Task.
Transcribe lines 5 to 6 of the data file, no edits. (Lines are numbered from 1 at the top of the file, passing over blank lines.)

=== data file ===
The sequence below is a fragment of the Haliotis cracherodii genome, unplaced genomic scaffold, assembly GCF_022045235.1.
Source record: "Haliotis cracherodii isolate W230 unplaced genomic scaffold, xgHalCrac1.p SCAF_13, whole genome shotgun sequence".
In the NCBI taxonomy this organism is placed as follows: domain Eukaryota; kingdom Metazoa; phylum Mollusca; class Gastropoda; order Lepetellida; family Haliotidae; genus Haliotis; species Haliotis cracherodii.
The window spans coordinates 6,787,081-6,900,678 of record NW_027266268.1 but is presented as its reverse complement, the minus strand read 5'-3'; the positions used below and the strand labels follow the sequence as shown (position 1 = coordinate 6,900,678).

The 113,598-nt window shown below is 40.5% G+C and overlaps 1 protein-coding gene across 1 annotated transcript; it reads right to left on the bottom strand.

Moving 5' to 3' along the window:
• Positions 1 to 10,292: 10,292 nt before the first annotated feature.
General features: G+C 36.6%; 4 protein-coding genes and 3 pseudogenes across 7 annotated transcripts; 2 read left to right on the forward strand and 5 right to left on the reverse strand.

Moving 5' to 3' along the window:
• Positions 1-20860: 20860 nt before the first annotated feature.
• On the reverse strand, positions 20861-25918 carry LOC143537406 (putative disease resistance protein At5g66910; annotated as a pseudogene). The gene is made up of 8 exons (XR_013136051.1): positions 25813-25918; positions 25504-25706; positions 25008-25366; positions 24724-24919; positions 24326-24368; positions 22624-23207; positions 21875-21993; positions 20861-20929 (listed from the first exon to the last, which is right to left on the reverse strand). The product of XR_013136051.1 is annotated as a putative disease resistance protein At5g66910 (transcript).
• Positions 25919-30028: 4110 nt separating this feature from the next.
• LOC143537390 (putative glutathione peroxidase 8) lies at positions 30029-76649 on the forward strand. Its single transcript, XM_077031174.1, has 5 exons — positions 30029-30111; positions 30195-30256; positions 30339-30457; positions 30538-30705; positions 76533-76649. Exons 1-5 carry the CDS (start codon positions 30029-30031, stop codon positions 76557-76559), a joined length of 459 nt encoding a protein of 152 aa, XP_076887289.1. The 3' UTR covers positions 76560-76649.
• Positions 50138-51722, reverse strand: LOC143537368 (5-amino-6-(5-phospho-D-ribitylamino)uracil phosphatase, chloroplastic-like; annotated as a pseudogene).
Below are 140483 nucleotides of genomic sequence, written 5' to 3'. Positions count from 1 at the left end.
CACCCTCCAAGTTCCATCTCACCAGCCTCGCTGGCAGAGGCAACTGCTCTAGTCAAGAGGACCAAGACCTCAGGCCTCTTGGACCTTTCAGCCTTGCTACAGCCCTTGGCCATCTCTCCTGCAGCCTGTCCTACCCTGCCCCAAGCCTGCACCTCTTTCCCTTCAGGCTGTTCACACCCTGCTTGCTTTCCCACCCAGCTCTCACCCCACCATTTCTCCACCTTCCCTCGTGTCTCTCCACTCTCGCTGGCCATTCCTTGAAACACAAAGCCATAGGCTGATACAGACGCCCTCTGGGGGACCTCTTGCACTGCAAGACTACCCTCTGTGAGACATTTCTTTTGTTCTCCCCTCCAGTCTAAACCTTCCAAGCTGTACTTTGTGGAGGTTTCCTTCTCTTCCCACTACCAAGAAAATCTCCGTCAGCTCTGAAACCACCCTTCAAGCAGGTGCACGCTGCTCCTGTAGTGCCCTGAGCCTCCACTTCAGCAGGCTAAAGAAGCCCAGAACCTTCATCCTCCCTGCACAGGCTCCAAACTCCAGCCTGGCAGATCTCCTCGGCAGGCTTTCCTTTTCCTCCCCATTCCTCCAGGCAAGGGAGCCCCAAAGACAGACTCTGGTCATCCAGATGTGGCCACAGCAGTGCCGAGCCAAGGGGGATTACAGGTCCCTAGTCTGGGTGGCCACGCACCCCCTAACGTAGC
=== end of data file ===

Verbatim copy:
The 113,598-nt window shown below is 40.5% G+C and overlaps 1 protein-coding gene across 1 annotated transcript; it reads right to left on the bottom strand.

Moving 5' to 3' along the window: